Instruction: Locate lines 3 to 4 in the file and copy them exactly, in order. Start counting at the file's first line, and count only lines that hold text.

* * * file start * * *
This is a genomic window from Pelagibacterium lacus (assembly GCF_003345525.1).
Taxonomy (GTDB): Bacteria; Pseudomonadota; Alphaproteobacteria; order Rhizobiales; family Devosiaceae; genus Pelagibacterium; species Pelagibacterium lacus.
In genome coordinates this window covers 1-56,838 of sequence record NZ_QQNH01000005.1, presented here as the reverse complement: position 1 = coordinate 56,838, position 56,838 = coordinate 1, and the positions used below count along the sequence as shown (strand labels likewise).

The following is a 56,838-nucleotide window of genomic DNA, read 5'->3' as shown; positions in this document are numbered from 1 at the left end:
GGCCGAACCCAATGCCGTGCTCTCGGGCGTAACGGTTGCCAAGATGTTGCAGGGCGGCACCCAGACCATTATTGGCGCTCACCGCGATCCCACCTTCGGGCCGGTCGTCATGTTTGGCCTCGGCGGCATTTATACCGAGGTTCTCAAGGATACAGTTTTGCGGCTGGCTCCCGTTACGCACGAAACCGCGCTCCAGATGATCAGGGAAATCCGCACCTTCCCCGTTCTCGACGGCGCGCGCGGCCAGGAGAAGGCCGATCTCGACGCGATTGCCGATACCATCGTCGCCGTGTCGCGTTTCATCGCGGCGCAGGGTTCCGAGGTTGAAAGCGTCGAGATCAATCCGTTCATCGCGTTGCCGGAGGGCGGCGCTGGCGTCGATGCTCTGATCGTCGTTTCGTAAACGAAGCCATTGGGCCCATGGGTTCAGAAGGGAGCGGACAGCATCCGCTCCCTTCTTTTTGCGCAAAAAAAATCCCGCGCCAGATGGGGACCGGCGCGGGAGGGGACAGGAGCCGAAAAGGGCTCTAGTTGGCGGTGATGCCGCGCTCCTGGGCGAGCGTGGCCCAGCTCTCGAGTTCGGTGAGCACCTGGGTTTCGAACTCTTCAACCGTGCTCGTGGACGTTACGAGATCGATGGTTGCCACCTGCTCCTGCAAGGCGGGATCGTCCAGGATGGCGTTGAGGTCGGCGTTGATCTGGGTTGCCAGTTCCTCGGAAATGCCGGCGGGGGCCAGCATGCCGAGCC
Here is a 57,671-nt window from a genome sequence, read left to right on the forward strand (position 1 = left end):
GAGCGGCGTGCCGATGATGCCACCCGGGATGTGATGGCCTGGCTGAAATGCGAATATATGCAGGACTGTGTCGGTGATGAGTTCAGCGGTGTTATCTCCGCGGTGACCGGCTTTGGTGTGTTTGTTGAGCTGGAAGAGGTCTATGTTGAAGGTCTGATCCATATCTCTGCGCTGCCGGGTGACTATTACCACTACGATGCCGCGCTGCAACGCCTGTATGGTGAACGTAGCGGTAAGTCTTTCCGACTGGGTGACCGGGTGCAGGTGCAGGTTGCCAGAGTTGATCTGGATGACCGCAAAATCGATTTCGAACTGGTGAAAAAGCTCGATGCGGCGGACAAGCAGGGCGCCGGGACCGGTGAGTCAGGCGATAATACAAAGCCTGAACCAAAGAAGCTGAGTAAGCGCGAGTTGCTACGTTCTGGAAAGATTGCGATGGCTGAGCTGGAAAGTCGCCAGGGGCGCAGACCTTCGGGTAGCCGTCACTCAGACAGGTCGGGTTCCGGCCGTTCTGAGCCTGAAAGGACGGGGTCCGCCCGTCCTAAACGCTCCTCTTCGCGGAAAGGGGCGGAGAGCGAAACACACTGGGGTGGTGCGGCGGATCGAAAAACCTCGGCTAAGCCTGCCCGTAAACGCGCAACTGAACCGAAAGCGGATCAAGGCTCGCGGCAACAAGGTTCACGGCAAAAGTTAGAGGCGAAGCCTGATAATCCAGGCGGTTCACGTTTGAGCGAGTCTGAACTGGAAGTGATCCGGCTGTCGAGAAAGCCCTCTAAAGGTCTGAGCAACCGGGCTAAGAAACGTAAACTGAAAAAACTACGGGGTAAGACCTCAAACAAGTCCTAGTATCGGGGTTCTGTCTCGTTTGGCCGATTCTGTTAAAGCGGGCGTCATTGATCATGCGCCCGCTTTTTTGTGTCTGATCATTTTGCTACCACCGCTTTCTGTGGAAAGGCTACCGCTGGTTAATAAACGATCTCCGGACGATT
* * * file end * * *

In genome coordinates this window covers 1-56,838 of sequence record NZ_QQNH01000005.1, presented here as the reverse complement: position 1 = coordinate 56,838, position 56,838 = coordinate 1, and the positions used below count along the sequence as shown (strand labels likewise).

The following is a 56,838-nucleotide window of genomic DNA, read 5'->3' as shown; positions in this document are numbered from 1 at the left end: